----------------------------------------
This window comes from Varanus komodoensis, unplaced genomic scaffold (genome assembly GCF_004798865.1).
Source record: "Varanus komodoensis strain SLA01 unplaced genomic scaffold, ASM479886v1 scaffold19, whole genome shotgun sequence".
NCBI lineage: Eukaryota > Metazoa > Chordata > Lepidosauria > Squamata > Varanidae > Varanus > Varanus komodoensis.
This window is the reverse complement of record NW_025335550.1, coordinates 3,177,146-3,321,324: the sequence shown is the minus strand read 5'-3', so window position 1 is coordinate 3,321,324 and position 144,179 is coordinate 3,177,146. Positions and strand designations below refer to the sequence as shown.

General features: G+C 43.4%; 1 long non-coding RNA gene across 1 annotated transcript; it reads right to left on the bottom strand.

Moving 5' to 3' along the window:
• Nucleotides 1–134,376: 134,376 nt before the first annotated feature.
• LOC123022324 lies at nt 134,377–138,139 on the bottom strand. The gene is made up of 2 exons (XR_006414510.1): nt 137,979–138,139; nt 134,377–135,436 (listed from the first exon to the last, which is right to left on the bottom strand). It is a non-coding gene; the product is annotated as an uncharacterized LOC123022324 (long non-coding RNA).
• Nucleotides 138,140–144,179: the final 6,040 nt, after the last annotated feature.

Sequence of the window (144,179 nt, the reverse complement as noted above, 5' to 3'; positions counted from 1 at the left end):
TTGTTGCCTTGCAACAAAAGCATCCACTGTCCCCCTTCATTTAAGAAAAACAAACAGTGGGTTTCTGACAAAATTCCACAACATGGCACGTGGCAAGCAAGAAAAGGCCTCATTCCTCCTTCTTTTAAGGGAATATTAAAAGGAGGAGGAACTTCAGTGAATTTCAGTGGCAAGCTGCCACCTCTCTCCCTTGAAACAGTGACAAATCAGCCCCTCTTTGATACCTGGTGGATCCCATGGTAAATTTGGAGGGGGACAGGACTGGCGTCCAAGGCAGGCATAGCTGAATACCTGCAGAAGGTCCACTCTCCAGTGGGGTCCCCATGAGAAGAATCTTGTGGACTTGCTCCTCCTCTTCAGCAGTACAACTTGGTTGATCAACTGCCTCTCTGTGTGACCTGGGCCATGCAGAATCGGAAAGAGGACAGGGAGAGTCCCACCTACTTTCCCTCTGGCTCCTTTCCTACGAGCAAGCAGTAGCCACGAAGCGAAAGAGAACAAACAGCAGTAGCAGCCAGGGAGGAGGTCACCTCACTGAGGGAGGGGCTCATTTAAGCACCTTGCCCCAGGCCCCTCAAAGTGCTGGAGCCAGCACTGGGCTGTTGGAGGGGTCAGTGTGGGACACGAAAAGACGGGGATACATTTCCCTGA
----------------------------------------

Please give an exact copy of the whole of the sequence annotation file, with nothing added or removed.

This window comes from Varanus komodoensis, unplaced genomic scaffold (genome assembly GCF_004798865.1).
Source record: "Varanus komodoensis strain SLA01 unplaced genomic scaffold, ASM479886v1 scaffold19, whole genome shotgun sequence".
NCBI lineage: Eukaryota > Metazoa > Chordata > Lepidosauria > Squamata > Varanidae > Varanus > Varanus komodoensis.
This window is the reverse complement of record NW_025335550.1, coordinates 3,177,146-3,321,324: the sequence shown is the minus strand read 5'-3', so window position 1 is coordinate 3,321,324 and position 144,179 is coordinate 3,177,146. Positions and strand designations below refer to the sequence as shown.

General features: G+C 43.4%; 1 long non-coding RNA gene across 1 annotated transcript; it reads right to left on the bottom strand.

Moving 5' to 3' along the window:
• Nucleotides 1–134,376: 134,376 nt before the first annotated feature.
• LOC123022324 lies at nt 134,377–138,139 on the bottom strand. The gene is made up of 2 exons (XR_006414510.1): nt 137,979–138,139; nt 134,377–135,436 (listed from the first exon to the last, which is right to left on the bottom strand). It is a non-coding gene; the product is annotated as an uncharacterized LOC123022324 (long non-coding RNA).
• Nucleotides 138,140–144,179: the final 6,040 nt, after the last annotated feature.

Sequence of the window (144,179 nt, the reverse complement as noted above, 5' to 3'; positions counted from 1 at the left end):
TTGTTGCCTTGCAACAAAAGCATCCACTGTCCCCCTTCATTTAAGAAAAACAAACAGTGGGTTTCTGACAAAATTCCACAACATGGCACGTGGCAAGCAAGAAAAGGCCTCATTCCTCCTTCTTTTAAGGGAATATTAAAAGGAGGAGGAACTTCAGTGAATTTCAGTGGCAAGCTGCCACCTCTCTCCCTTGAAACAGTGACAAATCAGCCCCTCTTTGATACCTGGTGGATCCCATGGTAAATTTGGAGGGGGACAGGACTGGCGTCCAAGGCAGGCATAGCTGAATACCTGCAGAAGGTCCACTCTCCAGTGGGGTCCCCATGAGAAGAATCTTGTGGACTTGCTCCTCCTCTTCAGCAGTACAACTTGGTTGATCAACTGCCTCTCTGTGTGACCTGGGCCATGCAGAATCGGAAAGAGGACAGGGAGAGTCCCACCTACTTTCCCTCTGGCTCCTTTCCTACGAGCAAGCAGTAGCCACGAAGCGAAAGAGAACAAACAGCAGTAGCAGCCAGGGAGGAGGTCACCTCACTGAGGGAGGGGCTCATTTAAGCACCTTGCCCCAGGCCCCTCAAAGTGCTGGAGCCAGCACTGGGCTGTTGGAGGGGTCAGTGTGGGACACGAAAAGACGGGGATACATTTCCCTGA